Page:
Remembrance Day is just one of many opportunities to revive the memory of unsung or forgotten heroes. Thanks to an award-winning essay by IB1 student Graham Burton, many more people will know the moving story of the U.S navy’s first African-American sonar technician.
Burton won the regional division award for the Royal Canadian Legion’s national Remembrance Day essay contest. Its Toronto Branch 75 youth education co-ordinator John Holoway presented Burton with a certificate and prize money during a presentation in principal Jim Power’s office, Friday, Jan. 10.
“I’m more interested in science than English,” says Burton. “But good writing is important in all fields.”
Take a moment to read an edited excerpt of Burton’s essay and to remember an important veteran:
“Remembering the Home Front”
Very little is done to commemorate the efforts of those who served their country on the home front.
Lanier Phillips, a member of the United States navy observed firsthand the importance of Canada’s civilian support. Phillips was one of the few African-Americans in the navy. Throughout his life, he had been discriminated against by others. Even when he joined the navy, he was relegated to being a mess attendant on the USS Truxtun.
On February 18, 1942, the Truxtun encountered extremely bad weather and crashed onto the rocky shores of southeast Newfoundland. Phillips survived on a lifeboat, covered in oil from the crash. When he reached the shore, citizens of the nearby town of St. Lawrence were assisting the survivors of the wreck.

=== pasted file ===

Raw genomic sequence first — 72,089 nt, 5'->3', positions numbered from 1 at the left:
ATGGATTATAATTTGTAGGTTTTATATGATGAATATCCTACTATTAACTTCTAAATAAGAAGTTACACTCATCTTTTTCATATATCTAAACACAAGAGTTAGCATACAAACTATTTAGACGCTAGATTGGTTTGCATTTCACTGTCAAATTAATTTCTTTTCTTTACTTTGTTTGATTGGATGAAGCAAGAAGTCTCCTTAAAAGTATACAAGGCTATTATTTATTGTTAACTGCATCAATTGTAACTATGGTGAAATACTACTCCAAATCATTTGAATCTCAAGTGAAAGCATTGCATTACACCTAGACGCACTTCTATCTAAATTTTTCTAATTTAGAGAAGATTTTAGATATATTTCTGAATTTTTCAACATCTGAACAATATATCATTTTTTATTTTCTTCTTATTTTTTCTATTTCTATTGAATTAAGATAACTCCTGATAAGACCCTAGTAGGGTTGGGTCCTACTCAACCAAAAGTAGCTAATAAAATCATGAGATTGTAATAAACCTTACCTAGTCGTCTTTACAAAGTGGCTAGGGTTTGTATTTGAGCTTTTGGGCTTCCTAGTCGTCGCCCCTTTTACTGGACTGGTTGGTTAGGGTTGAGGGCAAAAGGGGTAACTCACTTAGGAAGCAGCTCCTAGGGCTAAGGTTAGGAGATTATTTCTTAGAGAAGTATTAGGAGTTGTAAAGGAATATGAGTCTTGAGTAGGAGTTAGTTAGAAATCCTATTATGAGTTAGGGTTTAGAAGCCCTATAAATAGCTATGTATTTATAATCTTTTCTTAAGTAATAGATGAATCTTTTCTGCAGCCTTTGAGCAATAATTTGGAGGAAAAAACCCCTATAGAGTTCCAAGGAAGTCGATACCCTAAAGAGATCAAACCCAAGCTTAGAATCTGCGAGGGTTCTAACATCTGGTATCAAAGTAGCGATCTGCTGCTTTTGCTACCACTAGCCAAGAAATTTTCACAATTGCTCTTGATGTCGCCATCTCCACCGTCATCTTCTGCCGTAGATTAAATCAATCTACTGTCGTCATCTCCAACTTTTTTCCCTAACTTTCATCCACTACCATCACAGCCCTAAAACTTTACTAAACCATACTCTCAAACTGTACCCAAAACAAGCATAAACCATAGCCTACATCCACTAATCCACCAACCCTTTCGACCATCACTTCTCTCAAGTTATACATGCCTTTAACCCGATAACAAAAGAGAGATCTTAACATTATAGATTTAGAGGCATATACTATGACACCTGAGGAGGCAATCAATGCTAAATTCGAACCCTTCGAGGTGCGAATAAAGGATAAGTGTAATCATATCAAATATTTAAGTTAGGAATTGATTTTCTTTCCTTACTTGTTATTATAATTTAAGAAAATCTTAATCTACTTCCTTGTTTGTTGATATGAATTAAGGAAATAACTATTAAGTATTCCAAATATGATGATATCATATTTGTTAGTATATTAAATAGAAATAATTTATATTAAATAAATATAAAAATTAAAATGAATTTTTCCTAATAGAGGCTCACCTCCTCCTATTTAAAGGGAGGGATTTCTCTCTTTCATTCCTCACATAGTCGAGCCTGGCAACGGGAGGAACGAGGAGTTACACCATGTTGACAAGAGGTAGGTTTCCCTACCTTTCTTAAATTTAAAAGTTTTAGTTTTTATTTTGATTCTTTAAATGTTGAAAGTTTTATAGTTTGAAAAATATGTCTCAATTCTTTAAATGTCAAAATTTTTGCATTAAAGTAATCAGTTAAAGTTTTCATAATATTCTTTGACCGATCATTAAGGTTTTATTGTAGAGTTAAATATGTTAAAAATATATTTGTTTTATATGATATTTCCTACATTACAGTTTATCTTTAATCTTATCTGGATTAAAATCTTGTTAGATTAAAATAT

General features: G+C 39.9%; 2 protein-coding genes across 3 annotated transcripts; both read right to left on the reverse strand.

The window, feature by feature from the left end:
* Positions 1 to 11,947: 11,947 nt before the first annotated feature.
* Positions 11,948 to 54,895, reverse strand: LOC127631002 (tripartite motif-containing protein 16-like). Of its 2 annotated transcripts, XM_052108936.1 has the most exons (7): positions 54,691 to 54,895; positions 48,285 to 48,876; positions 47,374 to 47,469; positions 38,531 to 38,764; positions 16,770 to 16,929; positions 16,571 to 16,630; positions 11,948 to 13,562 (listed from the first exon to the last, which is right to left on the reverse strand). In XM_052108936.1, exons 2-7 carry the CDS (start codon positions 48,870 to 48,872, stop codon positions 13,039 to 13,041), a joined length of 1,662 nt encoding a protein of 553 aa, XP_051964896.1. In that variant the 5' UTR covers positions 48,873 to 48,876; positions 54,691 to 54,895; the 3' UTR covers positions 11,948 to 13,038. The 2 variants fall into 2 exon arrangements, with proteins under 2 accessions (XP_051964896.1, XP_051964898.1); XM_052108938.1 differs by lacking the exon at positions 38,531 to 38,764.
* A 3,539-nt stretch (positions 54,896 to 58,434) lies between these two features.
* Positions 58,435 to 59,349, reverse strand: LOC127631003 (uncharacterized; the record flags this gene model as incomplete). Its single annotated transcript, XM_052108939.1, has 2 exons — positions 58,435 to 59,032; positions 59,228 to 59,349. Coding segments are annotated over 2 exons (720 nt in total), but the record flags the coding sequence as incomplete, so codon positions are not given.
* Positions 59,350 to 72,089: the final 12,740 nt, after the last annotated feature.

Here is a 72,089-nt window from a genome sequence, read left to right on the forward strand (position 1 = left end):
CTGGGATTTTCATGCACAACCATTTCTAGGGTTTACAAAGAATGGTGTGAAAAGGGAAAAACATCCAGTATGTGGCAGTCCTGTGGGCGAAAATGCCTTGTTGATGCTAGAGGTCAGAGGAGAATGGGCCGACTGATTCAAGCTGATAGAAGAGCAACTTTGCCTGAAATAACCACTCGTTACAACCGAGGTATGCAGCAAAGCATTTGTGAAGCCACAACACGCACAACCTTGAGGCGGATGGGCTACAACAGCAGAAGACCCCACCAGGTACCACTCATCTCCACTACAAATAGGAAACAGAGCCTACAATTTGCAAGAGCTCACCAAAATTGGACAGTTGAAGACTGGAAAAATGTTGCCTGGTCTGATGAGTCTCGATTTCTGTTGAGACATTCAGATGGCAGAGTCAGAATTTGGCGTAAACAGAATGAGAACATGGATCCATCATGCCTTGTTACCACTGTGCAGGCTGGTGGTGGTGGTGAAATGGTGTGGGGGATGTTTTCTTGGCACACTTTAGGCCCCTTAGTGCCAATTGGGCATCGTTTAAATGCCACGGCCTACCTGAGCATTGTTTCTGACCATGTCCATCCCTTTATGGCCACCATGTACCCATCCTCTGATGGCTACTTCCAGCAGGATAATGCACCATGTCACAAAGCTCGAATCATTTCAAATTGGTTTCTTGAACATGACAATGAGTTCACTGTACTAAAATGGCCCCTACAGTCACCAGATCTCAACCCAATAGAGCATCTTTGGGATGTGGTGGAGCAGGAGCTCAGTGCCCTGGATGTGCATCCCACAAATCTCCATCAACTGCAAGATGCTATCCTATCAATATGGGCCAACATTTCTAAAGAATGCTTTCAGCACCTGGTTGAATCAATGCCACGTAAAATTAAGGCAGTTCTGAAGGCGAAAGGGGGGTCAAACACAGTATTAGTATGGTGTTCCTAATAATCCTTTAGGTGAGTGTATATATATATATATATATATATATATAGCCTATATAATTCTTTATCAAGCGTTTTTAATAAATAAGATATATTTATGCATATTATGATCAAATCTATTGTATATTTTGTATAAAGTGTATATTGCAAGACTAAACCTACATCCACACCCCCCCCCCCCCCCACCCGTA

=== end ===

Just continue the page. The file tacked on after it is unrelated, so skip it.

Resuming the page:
Phillips was taken in and washed along with the other survivors. As he was being washed, he feared that the people of St. Lawrence would cease being kind to him once they discovered his ethnicity. To his surprise, he was shown the same respect as everyone else, something he had never experienced before in his life.
Phillips distinctively remembers Violet Pike, a woman who helped clean him up. Violet paid special attention to Phillips, giving him food and board during his recovery in Newfoundland. This experience changed Lanier Phillips forever. Awakened by this experience, he became the navy’s first African-American sonar technician. He would never forget the first time he experienced kindness from strangers, and later donated enough money back to St. Lawrence to build a children’s playground. For his efforts, Phillips was inducted into the Order of Newfoundland and Labrador as an honourary member.